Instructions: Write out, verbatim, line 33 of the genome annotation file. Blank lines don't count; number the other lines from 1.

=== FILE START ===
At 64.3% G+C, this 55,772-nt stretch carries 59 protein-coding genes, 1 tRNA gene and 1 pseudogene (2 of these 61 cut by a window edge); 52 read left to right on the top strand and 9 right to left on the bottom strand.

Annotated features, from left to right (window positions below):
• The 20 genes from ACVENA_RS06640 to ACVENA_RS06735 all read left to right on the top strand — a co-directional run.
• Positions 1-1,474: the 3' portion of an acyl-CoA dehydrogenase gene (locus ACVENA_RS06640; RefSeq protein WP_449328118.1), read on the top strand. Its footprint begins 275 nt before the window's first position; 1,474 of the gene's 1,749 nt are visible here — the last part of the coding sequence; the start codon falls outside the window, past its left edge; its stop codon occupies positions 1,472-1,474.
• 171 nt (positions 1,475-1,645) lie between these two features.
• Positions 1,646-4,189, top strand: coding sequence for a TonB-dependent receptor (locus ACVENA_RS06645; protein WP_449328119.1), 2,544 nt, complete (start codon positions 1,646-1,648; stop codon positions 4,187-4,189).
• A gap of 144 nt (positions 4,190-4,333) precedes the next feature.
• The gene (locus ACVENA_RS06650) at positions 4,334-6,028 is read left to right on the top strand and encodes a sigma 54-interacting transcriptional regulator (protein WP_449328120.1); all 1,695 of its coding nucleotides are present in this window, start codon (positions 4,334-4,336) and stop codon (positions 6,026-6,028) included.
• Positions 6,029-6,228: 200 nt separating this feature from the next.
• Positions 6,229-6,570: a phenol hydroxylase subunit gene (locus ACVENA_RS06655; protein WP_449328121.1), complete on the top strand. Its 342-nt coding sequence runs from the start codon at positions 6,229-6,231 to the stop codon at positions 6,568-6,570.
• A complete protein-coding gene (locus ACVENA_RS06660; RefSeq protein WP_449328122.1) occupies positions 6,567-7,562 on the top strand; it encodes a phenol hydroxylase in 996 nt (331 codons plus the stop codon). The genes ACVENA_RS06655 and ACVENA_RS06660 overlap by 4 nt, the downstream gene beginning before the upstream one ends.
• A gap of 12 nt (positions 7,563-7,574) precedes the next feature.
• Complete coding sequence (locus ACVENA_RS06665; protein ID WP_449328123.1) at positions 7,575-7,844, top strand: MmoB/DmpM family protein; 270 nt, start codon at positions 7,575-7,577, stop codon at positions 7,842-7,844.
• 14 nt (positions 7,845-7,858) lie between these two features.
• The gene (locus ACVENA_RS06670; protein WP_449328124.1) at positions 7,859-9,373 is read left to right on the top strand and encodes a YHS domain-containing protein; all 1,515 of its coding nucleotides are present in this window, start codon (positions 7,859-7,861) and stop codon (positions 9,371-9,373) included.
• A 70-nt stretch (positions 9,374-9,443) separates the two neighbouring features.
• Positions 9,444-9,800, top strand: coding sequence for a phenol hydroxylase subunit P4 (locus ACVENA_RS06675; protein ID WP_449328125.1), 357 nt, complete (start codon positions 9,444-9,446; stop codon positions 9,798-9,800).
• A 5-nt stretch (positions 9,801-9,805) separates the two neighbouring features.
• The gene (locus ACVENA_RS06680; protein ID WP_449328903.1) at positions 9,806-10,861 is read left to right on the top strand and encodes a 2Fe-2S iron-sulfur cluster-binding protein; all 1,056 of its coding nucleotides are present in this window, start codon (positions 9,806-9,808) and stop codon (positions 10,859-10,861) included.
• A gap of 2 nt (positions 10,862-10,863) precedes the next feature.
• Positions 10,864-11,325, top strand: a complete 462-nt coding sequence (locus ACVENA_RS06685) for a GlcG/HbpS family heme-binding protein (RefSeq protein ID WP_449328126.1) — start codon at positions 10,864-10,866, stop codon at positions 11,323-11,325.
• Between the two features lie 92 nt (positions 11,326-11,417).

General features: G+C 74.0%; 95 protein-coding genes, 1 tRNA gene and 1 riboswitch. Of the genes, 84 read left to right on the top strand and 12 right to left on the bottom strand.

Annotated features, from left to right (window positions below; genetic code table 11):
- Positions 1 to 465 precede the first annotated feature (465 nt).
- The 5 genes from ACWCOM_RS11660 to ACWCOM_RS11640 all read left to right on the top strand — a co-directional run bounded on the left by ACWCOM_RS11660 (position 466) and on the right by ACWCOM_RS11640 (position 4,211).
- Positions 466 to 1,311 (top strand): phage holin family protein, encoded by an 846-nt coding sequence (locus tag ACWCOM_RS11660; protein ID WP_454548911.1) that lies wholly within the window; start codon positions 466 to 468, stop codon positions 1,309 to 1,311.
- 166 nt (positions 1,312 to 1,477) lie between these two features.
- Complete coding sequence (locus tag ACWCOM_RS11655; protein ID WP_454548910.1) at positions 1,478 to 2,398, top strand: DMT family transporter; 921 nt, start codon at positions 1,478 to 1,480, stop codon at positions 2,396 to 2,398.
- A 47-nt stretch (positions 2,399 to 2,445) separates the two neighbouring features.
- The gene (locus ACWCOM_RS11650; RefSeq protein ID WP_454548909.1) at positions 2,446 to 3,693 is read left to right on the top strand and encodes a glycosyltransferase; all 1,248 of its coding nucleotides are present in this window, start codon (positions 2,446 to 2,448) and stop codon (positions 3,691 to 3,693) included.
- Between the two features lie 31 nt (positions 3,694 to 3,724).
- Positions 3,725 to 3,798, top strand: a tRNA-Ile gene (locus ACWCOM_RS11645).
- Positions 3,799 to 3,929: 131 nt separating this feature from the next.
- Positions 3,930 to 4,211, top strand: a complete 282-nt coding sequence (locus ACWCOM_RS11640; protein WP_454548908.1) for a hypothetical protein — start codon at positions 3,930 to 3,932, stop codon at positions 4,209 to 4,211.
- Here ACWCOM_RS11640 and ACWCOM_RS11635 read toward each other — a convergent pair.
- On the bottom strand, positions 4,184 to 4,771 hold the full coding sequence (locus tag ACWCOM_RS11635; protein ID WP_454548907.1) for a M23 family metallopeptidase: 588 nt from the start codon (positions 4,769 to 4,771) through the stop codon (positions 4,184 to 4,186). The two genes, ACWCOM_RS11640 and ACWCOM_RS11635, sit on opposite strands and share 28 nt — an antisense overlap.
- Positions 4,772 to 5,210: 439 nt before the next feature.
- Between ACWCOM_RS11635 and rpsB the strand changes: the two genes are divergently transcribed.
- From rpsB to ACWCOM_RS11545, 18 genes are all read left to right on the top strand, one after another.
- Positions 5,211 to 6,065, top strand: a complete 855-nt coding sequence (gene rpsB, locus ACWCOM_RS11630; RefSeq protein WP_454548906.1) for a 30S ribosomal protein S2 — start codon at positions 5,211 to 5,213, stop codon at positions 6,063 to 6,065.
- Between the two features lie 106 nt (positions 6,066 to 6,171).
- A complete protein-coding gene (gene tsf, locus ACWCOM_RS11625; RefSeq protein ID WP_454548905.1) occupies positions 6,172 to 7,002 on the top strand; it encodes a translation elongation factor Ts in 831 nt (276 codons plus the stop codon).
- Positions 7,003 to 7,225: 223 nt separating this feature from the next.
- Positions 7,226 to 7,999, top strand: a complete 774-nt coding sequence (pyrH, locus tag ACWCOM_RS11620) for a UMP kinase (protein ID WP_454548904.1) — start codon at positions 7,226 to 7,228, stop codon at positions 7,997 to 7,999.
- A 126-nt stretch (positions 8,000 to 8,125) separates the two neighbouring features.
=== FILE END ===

- Positions 3,725 to 3,798, top strand: a tRNA-Ile gene (locus ACWCOM_RS11645).